Serves: 2

This is a pork belly that’s slow-roasted so the fat renders and cooks the belly confit-style in its own fat. The result? Ridiculously juicy, impossibly tender yet still-sliceable meat


  • 1.6kg piece of belly of pork
  • 500ml medium dry cider
  • 600ml chicken or vegetable stock
  • 2 sprigs of fresh rosemary
  • 2 fat garlic cloves
  • 1 tbsp olive oil
  • 4 tsp sea salt
  • 1 tsp dried fennel seeds
  • 6 tbsp Bonne Maman Bitter Orange Marmalade
  • 2 tsp plain flour
  • 1 tsp butter
  • Salt and freshly ground black pepper


1Preheat the oven to 170c (fan oven 150c), gas mark 3.

2Put the belly of pork in a large roasting tin and add the cider, stock and rosemary. Bring to the boil on the hob, then cover tightly with foil and poach in the preheated oven for 3 hours. Leave to cool.

3Meanwhile, in a pestle and mortar or a strong bowl with the end of a rolling pin, pound the garlic, olive oil, 2 teaspoons of the salt and the fennel seeds to a rough paste. Add 2 tablespoons of the marmalade and pound for a further few seconds.

4Raise the oven temperature to 220C (fan oven 200C), gas mark 7.

5Drain the pork, reserving the cooking liquid. With a sharp knife, cut away the rind from the pork fat and set it aside on a large piece of foil. Score the fat with a sharp knife.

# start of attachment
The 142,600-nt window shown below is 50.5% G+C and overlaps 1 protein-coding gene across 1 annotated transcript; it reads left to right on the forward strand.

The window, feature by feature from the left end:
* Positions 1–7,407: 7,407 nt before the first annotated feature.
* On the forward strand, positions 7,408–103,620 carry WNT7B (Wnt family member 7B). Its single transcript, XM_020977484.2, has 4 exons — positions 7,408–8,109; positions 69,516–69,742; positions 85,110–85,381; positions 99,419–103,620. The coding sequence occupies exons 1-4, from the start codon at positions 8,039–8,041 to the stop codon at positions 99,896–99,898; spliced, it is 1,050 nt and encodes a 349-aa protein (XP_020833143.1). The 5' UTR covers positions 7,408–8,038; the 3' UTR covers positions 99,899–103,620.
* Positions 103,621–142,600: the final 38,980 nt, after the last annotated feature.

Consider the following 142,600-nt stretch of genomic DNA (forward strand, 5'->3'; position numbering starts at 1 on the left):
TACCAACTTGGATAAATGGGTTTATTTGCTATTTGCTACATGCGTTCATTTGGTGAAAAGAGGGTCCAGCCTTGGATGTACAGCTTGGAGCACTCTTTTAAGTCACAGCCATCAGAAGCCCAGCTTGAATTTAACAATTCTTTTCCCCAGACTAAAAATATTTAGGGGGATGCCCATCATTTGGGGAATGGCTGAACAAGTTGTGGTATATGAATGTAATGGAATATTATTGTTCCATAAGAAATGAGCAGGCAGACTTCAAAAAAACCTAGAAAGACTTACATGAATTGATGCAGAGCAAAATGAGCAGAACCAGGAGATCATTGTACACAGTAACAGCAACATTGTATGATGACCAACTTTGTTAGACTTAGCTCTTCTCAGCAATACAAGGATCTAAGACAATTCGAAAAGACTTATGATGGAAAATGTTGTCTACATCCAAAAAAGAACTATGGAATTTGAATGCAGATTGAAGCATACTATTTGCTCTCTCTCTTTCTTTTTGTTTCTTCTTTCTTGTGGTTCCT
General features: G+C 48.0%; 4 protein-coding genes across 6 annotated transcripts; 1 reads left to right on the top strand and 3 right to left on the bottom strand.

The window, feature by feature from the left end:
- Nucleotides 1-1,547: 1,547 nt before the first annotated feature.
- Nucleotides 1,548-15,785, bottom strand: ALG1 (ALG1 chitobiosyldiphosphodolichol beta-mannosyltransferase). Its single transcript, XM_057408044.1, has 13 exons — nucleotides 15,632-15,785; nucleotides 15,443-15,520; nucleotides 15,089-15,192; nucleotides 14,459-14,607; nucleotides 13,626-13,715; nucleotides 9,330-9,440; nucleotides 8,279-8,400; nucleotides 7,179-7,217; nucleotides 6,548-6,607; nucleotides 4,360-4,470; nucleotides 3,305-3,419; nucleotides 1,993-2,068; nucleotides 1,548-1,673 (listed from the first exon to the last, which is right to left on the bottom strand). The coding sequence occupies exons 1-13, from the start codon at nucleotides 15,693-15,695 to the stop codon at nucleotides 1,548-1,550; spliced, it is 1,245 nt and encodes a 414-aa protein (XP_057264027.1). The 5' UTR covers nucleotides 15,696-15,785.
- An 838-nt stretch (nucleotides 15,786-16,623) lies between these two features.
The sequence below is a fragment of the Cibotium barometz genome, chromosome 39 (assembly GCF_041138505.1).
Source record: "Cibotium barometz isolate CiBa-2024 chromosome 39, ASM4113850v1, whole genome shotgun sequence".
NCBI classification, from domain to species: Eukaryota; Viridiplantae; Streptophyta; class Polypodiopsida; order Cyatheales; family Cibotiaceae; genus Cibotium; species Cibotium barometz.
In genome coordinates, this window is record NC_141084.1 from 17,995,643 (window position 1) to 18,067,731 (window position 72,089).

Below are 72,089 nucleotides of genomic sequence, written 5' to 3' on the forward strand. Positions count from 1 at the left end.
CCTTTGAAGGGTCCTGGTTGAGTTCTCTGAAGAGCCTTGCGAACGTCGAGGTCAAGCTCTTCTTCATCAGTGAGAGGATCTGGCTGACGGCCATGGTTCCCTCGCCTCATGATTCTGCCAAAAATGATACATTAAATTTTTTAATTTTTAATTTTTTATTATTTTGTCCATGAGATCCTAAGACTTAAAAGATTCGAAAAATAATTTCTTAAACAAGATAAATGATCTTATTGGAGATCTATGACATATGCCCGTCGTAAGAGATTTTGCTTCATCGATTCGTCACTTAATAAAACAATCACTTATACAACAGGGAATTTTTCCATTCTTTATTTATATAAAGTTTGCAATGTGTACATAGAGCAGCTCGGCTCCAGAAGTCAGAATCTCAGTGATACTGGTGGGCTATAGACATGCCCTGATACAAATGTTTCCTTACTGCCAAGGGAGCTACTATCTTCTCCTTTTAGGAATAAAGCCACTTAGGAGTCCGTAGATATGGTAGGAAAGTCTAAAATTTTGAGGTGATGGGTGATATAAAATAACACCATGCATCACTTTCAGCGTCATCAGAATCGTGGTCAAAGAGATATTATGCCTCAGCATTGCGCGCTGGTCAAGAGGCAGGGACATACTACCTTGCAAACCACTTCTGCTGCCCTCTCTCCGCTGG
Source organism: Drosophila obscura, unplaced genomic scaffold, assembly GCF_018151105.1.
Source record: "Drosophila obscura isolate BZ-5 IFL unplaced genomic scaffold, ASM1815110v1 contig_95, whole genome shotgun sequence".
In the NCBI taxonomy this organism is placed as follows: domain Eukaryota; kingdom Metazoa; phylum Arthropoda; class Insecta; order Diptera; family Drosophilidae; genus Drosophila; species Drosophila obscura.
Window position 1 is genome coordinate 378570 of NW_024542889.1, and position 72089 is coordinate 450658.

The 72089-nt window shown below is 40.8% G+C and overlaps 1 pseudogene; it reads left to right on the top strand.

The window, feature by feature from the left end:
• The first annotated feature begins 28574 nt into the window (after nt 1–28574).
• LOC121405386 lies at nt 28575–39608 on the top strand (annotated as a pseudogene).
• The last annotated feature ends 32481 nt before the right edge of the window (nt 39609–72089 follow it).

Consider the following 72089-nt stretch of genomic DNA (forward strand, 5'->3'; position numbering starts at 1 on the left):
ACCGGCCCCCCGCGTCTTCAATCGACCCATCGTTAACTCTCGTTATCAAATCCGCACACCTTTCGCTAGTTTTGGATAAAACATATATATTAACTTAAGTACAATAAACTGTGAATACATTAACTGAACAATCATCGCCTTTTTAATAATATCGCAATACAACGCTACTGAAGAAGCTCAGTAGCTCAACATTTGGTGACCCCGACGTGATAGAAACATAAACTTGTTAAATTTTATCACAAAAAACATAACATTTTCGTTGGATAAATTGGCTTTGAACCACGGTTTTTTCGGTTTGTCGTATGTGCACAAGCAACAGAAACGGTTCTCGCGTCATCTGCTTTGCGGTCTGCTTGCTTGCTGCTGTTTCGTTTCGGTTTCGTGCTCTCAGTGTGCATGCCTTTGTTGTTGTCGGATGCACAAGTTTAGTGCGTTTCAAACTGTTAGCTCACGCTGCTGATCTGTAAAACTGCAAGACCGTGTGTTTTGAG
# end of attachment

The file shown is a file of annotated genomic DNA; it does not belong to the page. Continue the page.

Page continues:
6Rinse out the roasting tin, return the meat to the tin and spread the fat with the marmalade mixture. Rub the pork rind with the remaining salt.

7Put the pork in the oven, with the pork rind on a shelf above, and roast for 10 minutes. Reduce the temperature to 200C (fan oven 180C), gas mark 6, and continue to roast for a further 20-25 minutes until the pork is golden brown and the crackling crisp.

8Meanwhile, put the poaching liquid in a large saucepan with the remaining marmalade and bring to the boil. Bubble for a good 10-15 minutes until reduced by about two-thirds.

9Mash the flour into the butter and whisk into the liquid. Return to the boil, whisking all the time, and cook until lightly thickened. Adjust the seasoning to taste. Serve the pork carved into thick slices with shards of crispy crackling and the gravy.


  1. Sad to say but in America this cut never took off. Part of the reason is our pork is kind of bland tasting, good but nothing special. But it can be a fantastic tasty cut. Many other cultures love this cut. After roasting mine I tend to pop it under the broiler to crisp it up.


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